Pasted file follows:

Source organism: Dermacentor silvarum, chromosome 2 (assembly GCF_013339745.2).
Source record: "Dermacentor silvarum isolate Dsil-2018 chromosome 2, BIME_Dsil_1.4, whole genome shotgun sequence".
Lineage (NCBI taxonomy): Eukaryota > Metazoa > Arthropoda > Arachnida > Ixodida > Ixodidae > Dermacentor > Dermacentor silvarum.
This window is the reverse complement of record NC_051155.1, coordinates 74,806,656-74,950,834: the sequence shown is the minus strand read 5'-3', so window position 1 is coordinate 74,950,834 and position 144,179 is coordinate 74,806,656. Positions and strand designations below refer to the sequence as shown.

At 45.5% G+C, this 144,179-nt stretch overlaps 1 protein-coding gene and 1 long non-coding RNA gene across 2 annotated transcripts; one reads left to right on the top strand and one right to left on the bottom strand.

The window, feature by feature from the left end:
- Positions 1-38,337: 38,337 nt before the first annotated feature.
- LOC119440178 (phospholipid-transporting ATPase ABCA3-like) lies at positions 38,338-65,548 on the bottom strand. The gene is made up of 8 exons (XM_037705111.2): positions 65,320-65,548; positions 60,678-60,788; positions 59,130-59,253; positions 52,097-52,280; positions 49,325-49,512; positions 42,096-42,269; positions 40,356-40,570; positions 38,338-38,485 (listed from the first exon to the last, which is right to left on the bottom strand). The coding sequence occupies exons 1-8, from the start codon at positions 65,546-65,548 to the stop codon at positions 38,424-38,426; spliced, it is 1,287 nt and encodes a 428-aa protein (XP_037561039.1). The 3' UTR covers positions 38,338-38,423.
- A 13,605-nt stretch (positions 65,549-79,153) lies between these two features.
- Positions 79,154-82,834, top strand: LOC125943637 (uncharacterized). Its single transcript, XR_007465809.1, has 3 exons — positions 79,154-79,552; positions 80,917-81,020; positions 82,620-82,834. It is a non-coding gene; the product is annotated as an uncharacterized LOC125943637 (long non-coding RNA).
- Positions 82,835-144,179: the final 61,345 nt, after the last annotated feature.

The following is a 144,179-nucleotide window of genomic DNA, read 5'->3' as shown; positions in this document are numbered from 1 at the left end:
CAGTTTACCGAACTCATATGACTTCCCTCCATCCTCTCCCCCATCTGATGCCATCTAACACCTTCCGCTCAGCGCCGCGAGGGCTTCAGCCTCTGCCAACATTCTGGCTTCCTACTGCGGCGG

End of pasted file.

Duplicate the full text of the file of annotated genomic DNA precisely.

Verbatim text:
Source organism: Dermacentor silvarum, chromosome 2 (assembly GCF_013339745.2).
Source record: "Dermacentor silvarum isolate Dsil-2018 chromosome 2, BIME_Dsil_1.4, whole genome shotgun sequence".
Lineage (NCBI taxonomy): Eukaryota > Metazoa > Arthropoda > Arachnida > Ixodida > Ixodidae > Dermacentor > Dermacentor silvarum.
This window is the reverse complement of record NC_051155.1, coordinates 74,806,656-74,950,834: the sequence shown is the minus strand read 5'-3', so window position 1 is coordinate 74,950,834 and position 144,179 is coordinate 74,806,656. Positions and strand designations below refer to the sequence as shown.

At 45.5% G+C, this 144,179-nt stretch overlaps 1 protein-coding gene and 1 long non-coding RNA gene across 2 annotated transcripts; one reads left to right on the top strand and one right to left on the bottom strand.

The window, feature by feature from the left end:
- Positions 1-38,337: 38,337 nt before the first annotated feature.
- LOC119440178 (phospholipid-transporting ATPase ABCA3-like) lies at positions 38,338-65,548 on the bottom strand. The gene is made up of 8 exons (XM_037705111.2): positions 65,320-65,548; positions 60,678-60,788; positions 59,130-59,253; positions 52,097-52,280; positions 49,325-49,512; positions 42,096-42,269; positions 40,356-40,570; positions 38,338-38,485 (listed from the first exon to the last, which is right to left on the bottom strand). The coding sequence occupies exons 1-8, from the start codon at positions 65,546-65,548 to the stop codon at positions 38,424-38,426; spliced, it is 1,287 nt and encodes a 428-aa protein (XP_037561039.1). The 3' UTR covers positions 38,338-38,423.
- A 13,605-nt stretch (positions 65,549-79,153) lies between these two features.
- Positions 79,154-82,834, top strand: LOC125943637 (uncharacterized). Its single transcript, XR_007465809.1, has 3 exons — positions 79,154-79,552; positions 80,917-81,020; positions 82,620-82,834. It is a non-coding gene; the product is annotated as an uncharacterized LOC125943637 (long non-coding RNA).
- Positions 82,835-144,179: the final 61,345 nt, after the last annotated feature.

The following is a 144,179-nucleotide window of genomic DNA, read 5'->3' as shown; positions in this document are numbered from 1 at the left end:
CAGTTTACCGAACTCATATGACTTCCCTCCATCCTCTCCCCCATCTGATGCCATCTAACACCTTCCGCTCAGCGCCGCGAGGGCTTCAGCCTCTGCCAACATTCTGGCTTCCTACTGCGGCGG